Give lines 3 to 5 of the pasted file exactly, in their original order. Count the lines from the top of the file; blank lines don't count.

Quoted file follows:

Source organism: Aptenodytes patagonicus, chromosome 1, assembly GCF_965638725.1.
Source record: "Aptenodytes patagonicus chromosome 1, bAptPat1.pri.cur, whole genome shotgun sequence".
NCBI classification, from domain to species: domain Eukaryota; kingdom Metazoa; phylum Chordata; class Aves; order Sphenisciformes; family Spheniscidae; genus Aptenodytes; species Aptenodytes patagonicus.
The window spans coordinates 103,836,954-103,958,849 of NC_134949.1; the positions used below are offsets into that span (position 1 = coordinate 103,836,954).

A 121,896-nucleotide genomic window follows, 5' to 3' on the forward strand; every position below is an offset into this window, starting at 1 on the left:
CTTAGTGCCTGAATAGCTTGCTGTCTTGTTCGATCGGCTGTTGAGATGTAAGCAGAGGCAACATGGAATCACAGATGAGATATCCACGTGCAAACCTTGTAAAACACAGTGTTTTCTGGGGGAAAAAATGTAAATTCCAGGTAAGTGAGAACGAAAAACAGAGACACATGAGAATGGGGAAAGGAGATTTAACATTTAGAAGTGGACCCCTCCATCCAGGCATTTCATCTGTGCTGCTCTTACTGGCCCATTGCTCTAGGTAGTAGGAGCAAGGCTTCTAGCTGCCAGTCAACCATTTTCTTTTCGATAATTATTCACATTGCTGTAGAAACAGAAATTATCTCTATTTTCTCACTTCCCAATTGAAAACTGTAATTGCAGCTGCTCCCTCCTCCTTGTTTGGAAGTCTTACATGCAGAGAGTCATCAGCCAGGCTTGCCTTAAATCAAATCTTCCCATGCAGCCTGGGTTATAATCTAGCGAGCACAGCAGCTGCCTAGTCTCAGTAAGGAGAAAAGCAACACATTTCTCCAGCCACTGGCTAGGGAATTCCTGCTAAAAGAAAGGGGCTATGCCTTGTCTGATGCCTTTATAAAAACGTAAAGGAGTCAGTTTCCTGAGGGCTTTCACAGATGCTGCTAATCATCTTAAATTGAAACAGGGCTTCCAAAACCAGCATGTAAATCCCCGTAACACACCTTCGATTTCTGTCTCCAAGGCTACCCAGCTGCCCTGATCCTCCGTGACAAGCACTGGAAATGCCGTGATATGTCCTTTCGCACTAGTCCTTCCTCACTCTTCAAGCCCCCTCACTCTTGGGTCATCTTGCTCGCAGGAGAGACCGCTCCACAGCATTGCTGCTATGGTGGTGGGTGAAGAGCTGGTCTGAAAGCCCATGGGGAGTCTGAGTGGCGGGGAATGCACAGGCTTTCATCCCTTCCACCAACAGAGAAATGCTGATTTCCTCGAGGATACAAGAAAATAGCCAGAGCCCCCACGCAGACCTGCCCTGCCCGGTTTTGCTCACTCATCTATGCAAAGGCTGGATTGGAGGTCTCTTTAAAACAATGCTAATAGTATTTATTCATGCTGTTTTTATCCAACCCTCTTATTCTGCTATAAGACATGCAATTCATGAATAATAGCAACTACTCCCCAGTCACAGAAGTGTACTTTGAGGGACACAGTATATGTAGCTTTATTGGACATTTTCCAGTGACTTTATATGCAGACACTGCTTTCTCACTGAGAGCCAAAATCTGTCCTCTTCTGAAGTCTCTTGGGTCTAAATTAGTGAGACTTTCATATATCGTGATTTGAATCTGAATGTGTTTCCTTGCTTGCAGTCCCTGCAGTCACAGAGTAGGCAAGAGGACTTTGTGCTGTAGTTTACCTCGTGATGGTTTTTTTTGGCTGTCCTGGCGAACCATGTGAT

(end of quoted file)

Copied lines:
NCBI classification, from domain to species: domain Eukaryota; kingdom Metazoa; phylum Chordata; class Aves; order Sphenisciformes; family Spheniscidae; genus Aptenodytes; species Aptenodytes patagonicus.
The window spans coordinates 103,836,954-103,958,849 of NC_134949.1; the positions used below are offsets into that span (position 1 = coordinate 103,836,954).

A 121,896-nucleotide genomic window follows, 5' to 3' on the forward strand; every position below is an offset into this window, starting at 1 on the left: